JUNEAU (AP) -- A legislative session consumed by Republican rhetoric about holding down government spending may be remembered for its good old fashioned election-year brick and mortar.
For the first time in about 20 years lawmakers are considering a series of bonds to fund millions in new schools, building projects and roads.
And with only a day left in this legislative session, top Republicans and Democrats see the bond package as the key to ending the session on time.
''I think that's the final issue at play,'' said Rep. Eldon Mulder, R-Anchorage. Mulder is co-chairman of the House Finance Committee and the House's top budget negotiator.
The Republican-controlled Legislature -- which slashed more than $170 million from Democrat Gov. Tony Knowles' budget request -- have spent late nights salving some of the wounds created.
State parks received more money to stay open, the ferry system got some last minute help and education funding could ultimately emerge relatively unscathed.
Millions of dollars have been hidden in other bills to lessen the blow on state services.
Republicans still talk about holding the line on state spending this year, but the volume reduces as the session draws near, said one Democrat.
''They're not doing that. They're slowly pulling off of the line of 'hold the line,''' said Eric Croft, D-Anchorage.
Lawmakers enter the final day of the regular session without final agreement on the state's fiscal 2003 budget.
Minority Democrats now take on a greater role in the process now since it takes a three-quarters vote to access the state's Constitutional Budget Reserve to balance the budget.
Democrats last week said they plan a push for more education funding, school construction and a host of veterans' bills pushed by Gov. Tony Knowles.
Republicans gave $15.7 million to the state's energy subsidy program to rural areas, or the Power Cost Equalization program, but Democrats say that is not enough to fully protect the program's endowment.
Republicans approved the last of the veterans bills pushed by Knowles, a Democrat, on Tuesday. Senate Republicans also voted for an increase in the state's alcohol tax, but showed no willingness to take up other revenue measures to close a state budget deficit anticipated to be $963 million next year.
Democrats complained loudly that an earlier House proposal to fund school construction projects ignored many rural schools identified by the state Department of Education and Early Development as high priority projects.
Democrats are seeking funding for 19 rural schools that could cost as much as $200 million.
A $19 million school improvement project at Akiachak schools was one item conspicuously absent from the list, Democrats said. Akiachak was where plaintiffs successfully sued the Legislature for discrimination against rural schools in construction projects.
Sen. Lyman Hoffman, D-Bethel, said he intended to hold out for all 19 rural schools on the construction list. But some Republicans indicated that may be in vain. So too may be another $23 million for the state's school foundation formula.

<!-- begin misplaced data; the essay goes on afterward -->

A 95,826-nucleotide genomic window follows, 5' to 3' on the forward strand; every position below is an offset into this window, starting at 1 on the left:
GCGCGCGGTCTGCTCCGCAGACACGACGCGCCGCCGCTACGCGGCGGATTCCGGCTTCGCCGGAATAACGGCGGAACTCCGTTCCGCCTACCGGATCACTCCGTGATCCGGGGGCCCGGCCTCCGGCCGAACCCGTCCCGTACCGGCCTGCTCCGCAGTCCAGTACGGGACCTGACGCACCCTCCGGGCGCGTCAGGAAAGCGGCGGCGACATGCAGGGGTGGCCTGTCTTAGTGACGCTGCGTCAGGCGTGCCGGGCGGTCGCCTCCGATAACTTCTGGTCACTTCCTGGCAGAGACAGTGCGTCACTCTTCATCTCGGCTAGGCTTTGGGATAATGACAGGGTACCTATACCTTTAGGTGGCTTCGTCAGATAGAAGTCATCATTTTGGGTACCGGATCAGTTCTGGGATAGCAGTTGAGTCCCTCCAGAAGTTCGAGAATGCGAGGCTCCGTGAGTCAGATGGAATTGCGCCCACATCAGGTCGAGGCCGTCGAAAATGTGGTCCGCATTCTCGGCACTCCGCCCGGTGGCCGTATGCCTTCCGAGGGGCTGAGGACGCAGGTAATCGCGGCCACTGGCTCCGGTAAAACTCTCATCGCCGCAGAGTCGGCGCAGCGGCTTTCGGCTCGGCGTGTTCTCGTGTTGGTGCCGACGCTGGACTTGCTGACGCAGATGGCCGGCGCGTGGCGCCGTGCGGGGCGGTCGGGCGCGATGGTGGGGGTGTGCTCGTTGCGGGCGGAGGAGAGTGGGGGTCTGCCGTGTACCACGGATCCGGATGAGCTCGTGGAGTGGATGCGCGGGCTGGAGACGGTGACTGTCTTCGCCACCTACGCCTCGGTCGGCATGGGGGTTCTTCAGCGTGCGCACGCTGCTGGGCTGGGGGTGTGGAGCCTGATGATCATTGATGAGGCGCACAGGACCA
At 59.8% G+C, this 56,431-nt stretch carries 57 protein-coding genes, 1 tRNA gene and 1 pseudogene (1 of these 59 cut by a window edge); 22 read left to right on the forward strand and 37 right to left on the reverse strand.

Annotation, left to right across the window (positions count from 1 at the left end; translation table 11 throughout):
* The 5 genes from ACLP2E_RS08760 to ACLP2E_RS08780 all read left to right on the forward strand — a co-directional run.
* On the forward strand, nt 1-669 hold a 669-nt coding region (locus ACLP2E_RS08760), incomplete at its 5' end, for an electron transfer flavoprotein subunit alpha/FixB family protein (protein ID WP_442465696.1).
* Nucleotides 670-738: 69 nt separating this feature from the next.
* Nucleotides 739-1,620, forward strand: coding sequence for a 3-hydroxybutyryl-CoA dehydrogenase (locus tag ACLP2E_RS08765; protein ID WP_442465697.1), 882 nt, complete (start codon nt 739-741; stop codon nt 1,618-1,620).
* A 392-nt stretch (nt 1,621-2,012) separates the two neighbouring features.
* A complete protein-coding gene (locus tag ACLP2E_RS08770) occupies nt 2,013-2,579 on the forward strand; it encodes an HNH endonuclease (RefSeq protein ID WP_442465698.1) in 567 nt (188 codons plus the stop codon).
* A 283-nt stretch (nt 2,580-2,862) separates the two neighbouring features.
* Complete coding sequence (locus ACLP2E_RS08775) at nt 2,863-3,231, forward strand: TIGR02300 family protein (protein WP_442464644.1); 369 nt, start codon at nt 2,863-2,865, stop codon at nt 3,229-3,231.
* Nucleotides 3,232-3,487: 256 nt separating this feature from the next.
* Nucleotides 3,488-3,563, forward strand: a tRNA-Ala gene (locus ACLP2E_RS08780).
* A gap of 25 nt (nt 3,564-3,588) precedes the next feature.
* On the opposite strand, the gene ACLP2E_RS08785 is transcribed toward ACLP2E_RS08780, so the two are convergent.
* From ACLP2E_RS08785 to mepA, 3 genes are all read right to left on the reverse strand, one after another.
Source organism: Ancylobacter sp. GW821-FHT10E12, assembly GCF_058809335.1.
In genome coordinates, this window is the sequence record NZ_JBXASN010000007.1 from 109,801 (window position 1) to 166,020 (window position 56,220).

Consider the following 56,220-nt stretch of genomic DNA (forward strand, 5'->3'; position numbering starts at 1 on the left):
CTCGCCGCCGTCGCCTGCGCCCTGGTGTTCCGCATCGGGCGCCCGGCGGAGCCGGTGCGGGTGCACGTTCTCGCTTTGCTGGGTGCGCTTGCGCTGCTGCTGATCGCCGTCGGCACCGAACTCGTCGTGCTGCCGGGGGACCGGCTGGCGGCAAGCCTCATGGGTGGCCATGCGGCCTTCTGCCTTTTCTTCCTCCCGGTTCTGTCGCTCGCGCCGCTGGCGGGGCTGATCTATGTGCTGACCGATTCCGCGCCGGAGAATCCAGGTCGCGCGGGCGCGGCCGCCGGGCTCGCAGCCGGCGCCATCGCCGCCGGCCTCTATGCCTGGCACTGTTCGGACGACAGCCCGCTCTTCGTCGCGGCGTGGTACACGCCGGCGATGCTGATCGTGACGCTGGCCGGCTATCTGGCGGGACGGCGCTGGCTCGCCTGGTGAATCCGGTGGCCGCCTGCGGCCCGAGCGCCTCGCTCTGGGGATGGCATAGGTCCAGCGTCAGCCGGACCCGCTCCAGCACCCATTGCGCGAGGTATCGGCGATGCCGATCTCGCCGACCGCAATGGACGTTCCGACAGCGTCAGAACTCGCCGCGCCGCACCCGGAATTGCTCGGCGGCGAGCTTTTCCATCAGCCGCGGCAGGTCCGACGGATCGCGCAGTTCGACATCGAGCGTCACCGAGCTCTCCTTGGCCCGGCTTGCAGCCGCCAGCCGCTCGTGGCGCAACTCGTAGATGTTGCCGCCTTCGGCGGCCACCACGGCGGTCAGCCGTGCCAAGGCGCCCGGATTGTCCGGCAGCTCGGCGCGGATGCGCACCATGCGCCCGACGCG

''For me, you've got three candy bars. Pick one,'' said Sen. Pete Kelly, R-Fairbanks. Kelly chairs the Senate Finance Committee.
The Senate Finance Committee approved a series of bond packages late Tuesday night that included $134 million in new school construction and major maintenance.
It also included another $61.7 million for projects in the University of Alaska system. In all, the bond package approved by the Senate committee totals more than $201 million.
Also included is a reimbursement for debt bill totaling about $190.6 million which gives municipalities greater leverage in undertaking construction projects.
Senate President Rick Halford, R-Chugiak, said he wants a bond package that addresses as many of the state's top priority rural school projects. The final plan could be between $130 million and $200 million, Halford said.
Many details of the plan were unclear late Tuesday, but Croft said it showed promise. ''That could be a major part of getting out of here,'' he said.
The bond package approved by the Senate Finance Committee includes $102.8 million in Grant Anticipation Revenue Vehicle bonds, which essentially borrows against future federal highway dollars. Another $123.9 million general obligation bonds for various transportation projects is also included.
The bond package crafted in the House was aimed at attracting the most widespread voter support by balancing rural and urban programs alike, said Mulder.
Mulder said general obligation bonds for rural schools will be a key element in crafting a deal that Republicans and Democrats can agree to. But he said more money for other demands may go by the wayside.
''We've gone to the level our majority will support, so the final question is the school bonds,'' Mulder said.
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